Then again, he reminded himself, he wasn’t attracted to criminals no matter how alluring their flawless skin or the tempting flick of their tongue over their lips.

Rosa. He let out a huff of air. How could anyone name their child after a plant with such a sharp bite? Sure, the flowers were considered beautiful, that was until you tried to touch them and then your fingers bled from the sharp prick of the thorns.

Perhaps it had been a prediction. Perhaps her parents had known just how hard she'd learn to bite. His gaze darted to her fingers. Did she have the claws to match? She certainly hadn’t been afraid to lash out at him.

She faltered under his unblinking gaze, and he seized his opportunity, lifting her up onto his horse.

Rosa glared down at him, the strips of his shirt masking her fiery words. And he was under no misconception that they were anything but fiery. Despite her obvious fear, her sky-blue eyes were practically shooting daggers at him.

He mounted behind her, reaching around her waist to the reins. “Buckle up, Thistle,” he breathed into her ear. “It’s going to be a long ride.”


* * * 

Rosa’s captor nudged the horse into a trot, leaving the damp alley and dingy coaching inn behind.

She shook her head, her braid catching on his shirt buttons. Pinpricks of pain spiked along her scalp; although she hardly noticed. She couldn't leave. This had gone too far. She needed to get back! She couldn't abandon her cousin. Not again.

She jammed her elbow back, catching him in the ribs. He grunted, then silent laugher vibrated down his chest and along her back. She did it again, but this time he leant to the side so her elbow brushed by harmlessly.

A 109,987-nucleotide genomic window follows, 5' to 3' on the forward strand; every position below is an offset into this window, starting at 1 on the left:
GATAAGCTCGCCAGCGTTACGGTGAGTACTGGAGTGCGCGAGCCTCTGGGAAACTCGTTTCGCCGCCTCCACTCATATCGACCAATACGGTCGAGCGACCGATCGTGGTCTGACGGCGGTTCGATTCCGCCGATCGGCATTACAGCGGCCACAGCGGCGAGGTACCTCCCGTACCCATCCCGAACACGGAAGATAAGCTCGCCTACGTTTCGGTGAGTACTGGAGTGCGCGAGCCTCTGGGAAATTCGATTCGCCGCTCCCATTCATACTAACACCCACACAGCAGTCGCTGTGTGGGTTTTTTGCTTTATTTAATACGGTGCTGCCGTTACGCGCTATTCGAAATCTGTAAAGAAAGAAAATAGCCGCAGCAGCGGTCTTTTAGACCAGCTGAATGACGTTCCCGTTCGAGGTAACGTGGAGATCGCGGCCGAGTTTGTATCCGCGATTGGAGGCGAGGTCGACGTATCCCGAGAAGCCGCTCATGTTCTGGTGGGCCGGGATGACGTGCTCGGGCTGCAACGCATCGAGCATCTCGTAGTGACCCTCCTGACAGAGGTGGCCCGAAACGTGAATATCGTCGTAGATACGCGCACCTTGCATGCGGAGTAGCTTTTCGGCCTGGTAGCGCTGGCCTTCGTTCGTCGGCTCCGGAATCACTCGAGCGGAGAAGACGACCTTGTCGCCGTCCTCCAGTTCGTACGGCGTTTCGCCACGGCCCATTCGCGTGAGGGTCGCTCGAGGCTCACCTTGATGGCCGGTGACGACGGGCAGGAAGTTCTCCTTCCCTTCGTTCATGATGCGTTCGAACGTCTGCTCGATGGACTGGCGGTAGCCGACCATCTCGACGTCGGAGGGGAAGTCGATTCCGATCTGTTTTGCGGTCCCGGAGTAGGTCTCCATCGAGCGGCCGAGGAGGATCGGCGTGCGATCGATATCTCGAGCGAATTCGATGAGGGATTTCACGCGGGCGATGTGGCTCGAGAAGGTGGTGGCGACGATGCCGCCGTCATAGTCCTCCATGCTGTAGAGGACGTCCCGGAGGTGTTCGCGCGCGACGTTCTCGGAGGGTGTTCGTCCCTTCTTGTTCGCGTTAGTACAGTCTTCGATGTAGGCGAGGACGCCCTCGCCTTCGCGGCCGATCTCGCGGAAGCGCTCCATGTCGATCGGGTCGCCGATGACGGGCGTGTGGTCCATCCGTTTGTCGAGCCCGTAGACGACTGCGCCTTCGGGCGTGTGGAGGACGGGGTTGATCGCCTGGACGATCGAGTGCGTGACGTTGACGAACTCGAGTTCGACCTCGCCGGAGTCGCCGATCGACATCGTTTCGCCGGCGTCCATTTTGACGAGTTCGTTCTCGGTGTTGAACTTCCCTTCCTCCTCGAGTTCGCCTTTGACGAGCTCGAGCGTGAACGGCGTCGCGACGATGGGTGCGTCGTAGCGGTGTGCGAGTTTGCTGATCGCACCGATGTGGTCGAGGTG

She was no match against his strength.

He wasn’t confining her hands anymore, so she ripped off the gag. "I need to go back! You cannot take me with you!"

"I should have tied your hands as well."

"I have to go back!"

His chest was hard and hot against her back. Her nightdress didn't do anything to block the heat of him from burning her skin. She leant forward, trying to put as much space between them as possible. If she couldn't out-muscle him, then she'd have to out-think him.

Her first priority had to be getting back to the coaching inn before morning when Runner Smith would check on her again. She glanced skyward. The moon had just crested the sky and was beginning its downward descent which meant it couldn't be any later than two in the morning. That gave her approximately four hours. But with every minute that passed, the horse took them further from the inn.

She had to make her move, and she had to make it fast.

Surely it couldn't be too difficult escaping a Scot. He was in foreign territory. He didn't know the nature or the manner of the English streets like she did. Rosa had grown up in London—Bradford was a just a baby in comparison and would be no match for her.

Once she’d made her way back to the coaching inn, she’d climb the drainpipe—he'd made it look so simple, and what a Scotsman could do, she could do better—and then slip back into bed without anyone being the wiser.

What's going to stop him from stealing you back again? her common sense seemed to ask.

Rosa's shoulders dropped. She'd have to tell the Runner—that is, if he didn't already know. She'd be punished—her sentence would probably be increased—but it would be worth it.

As they rounded another corner, one of the streetlamps spluttered, and Rosa felt his arms loosen ever so slightly as he threw a glance towards the cast iron lamppost. She let her body fall limp, slipping to the side in a ‘faint’.

Muttering in Gaelic, he jumped from the horse, keeping a hand on her waist as if intending to help her down after him.

Rosa grabbed the reins and kicked the horse forward. For Amelia!

The mare took a couple of halfhearted steps forward, then turned to look back over her shoulder at her Scottish master.

"Really!" Rosa demanded of the horse as her captor tugged the reins back out of her hands.

Cover by Melody Simmons